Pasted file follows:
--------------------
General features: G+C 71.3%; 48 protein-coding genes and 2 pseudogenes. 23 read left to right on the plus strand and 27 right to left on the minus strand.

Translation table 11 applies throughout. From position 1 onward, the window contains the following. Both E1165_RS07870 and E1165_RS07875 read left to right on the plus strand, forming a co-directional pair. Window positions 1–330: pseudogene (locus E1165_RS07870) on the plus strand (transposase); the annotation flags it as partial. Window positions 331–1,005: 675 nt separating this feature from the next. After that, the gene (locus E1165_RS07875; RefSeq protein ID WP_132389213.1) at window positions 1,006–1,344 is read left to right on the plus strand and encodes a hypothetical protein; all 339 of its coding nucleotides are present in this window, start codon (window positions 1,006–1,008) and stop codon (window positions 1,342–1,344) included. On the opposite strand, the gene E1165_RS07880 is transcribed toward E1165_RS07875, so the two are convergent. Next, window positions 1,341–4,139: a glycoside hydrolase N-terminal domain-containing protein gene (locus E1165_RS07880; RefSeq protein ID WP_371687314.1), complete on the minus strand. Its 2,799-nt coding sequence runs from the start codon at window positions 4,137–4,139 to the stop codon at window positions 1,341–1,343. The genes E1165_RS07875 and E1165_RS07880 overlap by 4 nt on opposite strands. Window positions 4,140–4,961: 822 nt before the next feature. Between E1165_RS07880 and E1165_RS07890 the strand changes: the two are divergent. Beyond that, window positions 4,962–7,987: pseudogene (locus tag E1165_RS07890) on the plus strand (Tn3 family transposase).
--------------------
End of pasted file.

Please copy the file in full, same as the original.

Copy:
General features: G+C 71.3%; 48 protein-coding genes and 2 pseudogenes. 23 read left to right on the plus strand and 27 right to left on the minus strand.

Translation table 11 applies throughout. From position 1 onward, the window contains the following. Both E1165_RS07870 and E1165_RS07875 read left to right on the plus strand, forming a co-directional pair. Window positions 1–330: pseudogene (locus E1165_RS07870) on the plus strand (transposase); the annotation flags it as partial. Window positions 331–1,005: 675 nt separating this feature from the next. After that, the gene (locus E1165_RS07875; RefSeq protein ID WP_132389213.1) at window positions 1,006–1,344 is read left to right on the plus strand and encodes a hypothetical protein; all 339 of its coding nucleotides are present in this window, start codon (window positions 1,006–1,008) and stop codon (window positions 1,342–1,344) included. On the opposite strand, the gene E1165_RS07880 is transcribed toward E1165_RS07875, so the two are convergent. Next, window positions 1,341–4,139: a glycoside hydrolase N-terminal domain-containing protein gene (locus E1165_RS07880; RefSeq protein ID WP_371687314.1), complete on the minus strand. Its 2,799-nt coding sequence runs from the start codon at window positions 4,137–4,139 to the stop codon at window positions 1,341–1,343. The genes E1165_RS07875 and E1165_RS07880 overlap by 4 nt on opposite strands. Window positions 4,140–4,961: 822 nt before the next feature. Between E1165_RS07880 and E1165_RS07890 the strand changes: the two are divergent. Beyond that, window positions 4,962–7,987: pseudogene (locus tag E1165_RS07890) on the plus strand (Tn3 family transposase).